Re: Copyright question (BSD with advertisement clause)
Branden Robinson <email@example.com> writes:
> I believe your reasoning is faulty, because it is based on incomplete
> information. There was more than one "BSD" license in use well before
> USB's Office of Technology Licensing withdrew the 4-clause version.
While this is very interesting (I was aware of some of this, but not all
of it), and I appreciate the time that you took to write it up, I think
shows that indeed the original BSD license to which the DFSG was linked
was the four-clause version. (Thanks to Charles Plessey for uncovering
The version in /usr/share/common-licenses/BSD is very specifically the UCB
version, not any of the other versions, and my assumption was that that
had historically also been the case (since it wouldn't make sense to me to
move from a less specific copyright holder to a more specific one).
> I haven't taken the trouble to browse ancient FreeBSD CVS repositories
> to see when the FreeBSD committers started actually applying their
> 2-clause variant, but I hope you'll concede that it's much more likely
> than you thought it was, given that Hubbard's language ("quite some time
> now") and this evidence that BSD licenses without the advertising clause
> were in use a year and a half before you thought they were.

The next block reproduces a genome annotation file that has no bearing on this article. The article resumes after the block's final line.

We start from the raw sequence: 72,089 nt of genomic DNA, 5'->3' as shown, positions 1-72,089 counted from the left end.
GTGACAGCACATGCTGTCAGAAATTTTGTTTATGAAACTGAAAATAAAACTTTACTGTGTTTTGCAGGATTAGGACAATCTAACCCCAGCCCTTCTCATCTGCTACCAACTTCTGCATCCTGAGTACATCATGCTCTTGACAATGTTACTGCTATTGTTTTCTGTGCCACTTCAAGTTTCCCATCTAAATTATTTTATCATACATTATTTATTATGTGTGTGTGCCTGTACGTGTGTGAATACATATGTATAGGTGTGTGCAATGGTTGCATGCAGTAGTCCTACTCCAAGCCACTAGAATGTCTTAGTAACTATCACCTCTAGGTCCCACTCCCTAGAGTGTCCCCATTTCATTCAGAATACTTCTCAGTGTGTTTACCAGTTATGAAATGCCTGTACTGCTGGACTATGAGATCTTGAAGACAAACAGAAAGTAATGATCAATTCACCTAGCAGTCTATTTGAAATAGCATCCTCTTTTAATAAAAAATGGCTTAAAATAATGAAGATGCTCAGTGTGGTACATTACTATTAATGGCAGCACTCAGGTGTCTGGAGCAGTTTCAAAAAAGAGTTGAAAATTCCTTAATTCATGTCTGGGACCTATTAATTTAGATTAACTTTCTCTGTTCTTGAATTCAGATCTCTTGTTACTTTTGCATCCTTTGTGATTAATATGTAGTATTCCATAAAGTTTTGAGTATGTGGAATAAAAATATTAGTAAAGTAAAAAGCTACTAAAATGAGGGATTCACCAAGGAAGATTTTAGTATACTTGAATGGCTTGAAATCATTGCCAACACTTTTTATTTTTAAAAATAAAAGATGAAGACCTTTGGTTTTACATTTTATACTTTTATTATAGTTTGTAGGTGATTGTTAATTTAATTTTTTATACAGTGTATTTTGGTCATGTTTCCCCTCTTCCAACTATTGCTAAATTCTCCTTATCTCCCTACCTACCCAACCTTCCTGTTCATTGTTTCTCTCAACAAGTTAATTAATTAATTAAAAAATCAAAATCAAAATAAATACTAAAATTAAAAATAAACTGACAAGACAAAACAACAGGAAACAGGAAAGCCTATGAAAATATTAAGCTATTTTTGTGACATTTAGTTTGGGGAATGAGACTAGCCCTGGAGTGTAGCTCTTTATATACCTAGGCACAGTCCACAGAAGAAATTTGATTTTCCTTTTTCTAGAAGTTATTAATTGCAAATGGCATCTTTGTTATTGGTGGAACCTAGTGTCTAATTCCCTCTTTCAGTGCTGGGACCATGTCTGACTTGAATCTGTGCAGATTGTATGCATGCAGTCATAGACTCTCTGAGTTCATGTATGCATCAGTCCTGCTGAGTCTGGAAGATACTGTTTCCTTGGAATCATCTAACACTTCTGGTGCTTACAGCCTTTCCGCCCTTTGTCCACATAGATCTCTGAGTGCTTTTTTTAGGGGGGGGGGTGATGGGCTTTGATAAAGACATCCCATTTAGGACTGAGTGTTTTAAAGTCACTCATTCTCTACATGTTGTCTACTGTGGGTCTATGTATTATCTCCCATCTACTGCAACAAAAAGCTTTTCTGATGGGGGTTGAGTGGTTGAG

Certainly agreed; however, I was specifically talking about the UCB
version as seen in /usr/share/common-licenses, so I was really being
inaccurate with my original statement.
> (I have heard rumors that the OTL was in large part persuaded to drop
> the advertising clause because of threatened counter-litigation by a
> party that was violating it, who made an apparently strong argument that
> the clause was unenforceable under U.S. law. Unfortunately, despite
> poking around for this over the years and talking to some luminaries who
> might have been aware of it--though not William Hoskins himself--I have
> been unable to substantiate it. If this turns out to be true, Debian
> should not be recommending as a best practice licensing provisions which
> are legally void significant jurisdictions like the United States.)
Note that I have never argued that Debian should be recommending the
four-clause BSD license as best licensing practice. It manifestly isn't.
Only that it is and has been DFSG-free since the beginning of the concept.
Russ Allbery (firstname.lastname@example.org) <http://www.eyrie.org/~eagle/>